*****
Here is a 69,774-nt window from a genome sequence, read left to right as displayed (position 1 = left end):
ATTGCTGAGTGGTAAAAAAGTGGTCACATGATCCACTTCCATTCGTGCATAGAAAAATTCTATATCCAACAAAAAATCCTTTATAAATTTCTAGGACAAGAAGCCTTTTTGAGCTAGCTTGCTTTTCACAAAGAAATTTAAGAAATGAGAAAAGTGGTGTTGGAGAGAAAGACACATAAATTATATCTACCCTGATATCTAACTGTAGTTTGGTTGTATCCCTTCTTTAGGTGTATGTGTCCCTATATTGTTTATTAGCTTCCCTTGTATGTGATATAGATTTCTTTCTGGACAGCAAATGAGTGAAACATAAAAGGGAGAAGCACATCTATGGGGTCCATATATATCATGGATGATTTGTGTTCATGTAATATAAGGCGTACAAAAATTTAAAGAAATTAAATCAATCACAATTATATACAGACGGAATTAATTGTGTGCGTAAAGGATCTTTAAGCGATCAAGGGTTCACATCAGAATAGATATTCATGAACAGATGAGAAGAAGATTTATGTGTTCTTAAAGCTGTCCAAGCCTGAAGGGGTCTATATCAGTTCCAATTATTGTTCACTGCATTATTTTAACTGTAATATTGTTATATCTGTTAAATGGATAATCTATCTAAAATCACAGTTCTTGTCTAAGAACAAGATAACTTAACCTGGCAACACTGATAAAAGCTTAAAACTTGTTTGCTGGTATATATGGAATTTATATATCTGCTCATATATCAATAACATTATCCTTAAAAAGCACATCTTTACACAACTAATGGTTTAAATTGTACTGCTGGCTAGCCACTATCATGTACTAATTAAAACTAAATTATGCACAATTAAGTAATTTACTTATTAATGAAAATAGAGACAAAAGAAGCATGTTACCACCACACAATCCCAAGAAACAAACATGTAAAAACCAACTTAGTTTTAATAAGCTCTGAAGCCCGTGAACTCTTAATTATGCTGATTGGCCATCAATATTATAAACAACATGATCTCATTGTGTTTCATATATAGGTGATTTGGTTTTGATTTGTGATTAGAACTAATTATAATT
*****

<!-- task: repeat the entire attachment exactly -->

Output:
Here is a 69,774-nt window from a genome sequence, read left to right as displayed (position 1 = left end):
ATTGCTGAGTGGTAAAAAAGTGGTCACATGATCCACTTCCATTCGTGCATAGAAAAATTCTATATCCAACAAAAAATCCTTTATAAATTTCTAGGACAAGAAGCCTTTTTGAGCTAGCTTGCTTTTCACAAAGAAATTTAAGAAATGAGAAAAGTGGTGTTGGAGAGAAAGACACATAAATTATATCTACCCTGATATCTAACTGTAGTTTGGTTGTATCCCTTCTTTAGGTGTATGTGTCCCTATATTGTTTATTAGCTTCCCTTGTATGTGATATAGATTTCTTTCTGGACAGCAAATGAGTGAAACATAAAAGGGAGAAGCACATCTATGGGGTCCATATATATCATGGATGATTTGTGTTCATGTAATATAAGGCGTACAAAAATTTAAAGAAATTAAATCAATCACAATTATATACAGACGGAATTAATTGTGTGCGTAAAGGATCTTTAAGCGATCAAGGGTTCACATCAGAATAGATATTCATGAACAGATGAGAAGAAGATTTATGTGTTCTTAAAGCTGTCCAAGCCTGAAGGGGTCTATATCAGTTCCAATTATTGTTCACTGCATTATTTTAACTGTAATATTGTTATATCTGTTAAATGGATAATCTATCTAAAATCACAGTTCTTGTCTAAGAACAAGATAACTTAACCTGGCAACACTGATAAAAGCTTAAAACTTGTTTGCTGGTATATATGGAATTTATATATCTGCTCATATATCAATAACATTATCCTTAAAAAGCACATCTTTACACAACTAATGGTTTAAATTGTACTGCTGGCTAGCCACTATCATGTACTAATTAAAACTAAATTATGCACAATTAAGTAATTTACTTATTAATGAAAATAGAGACAAAAGAAGCATGTTACCACCACACAATCCCAAGAAACAAACATGTAAAAACCAACTTAGTTTTAATAAGCTCTGAAGCCCGTGAACTCTTAATTATGCTGATTGGCCATCAATATTATAAACAACATGATCTCATTGTGTTTCATATATAGGTGATTTGGTTTTGATTTGTGATTAGAACTAATTATAATT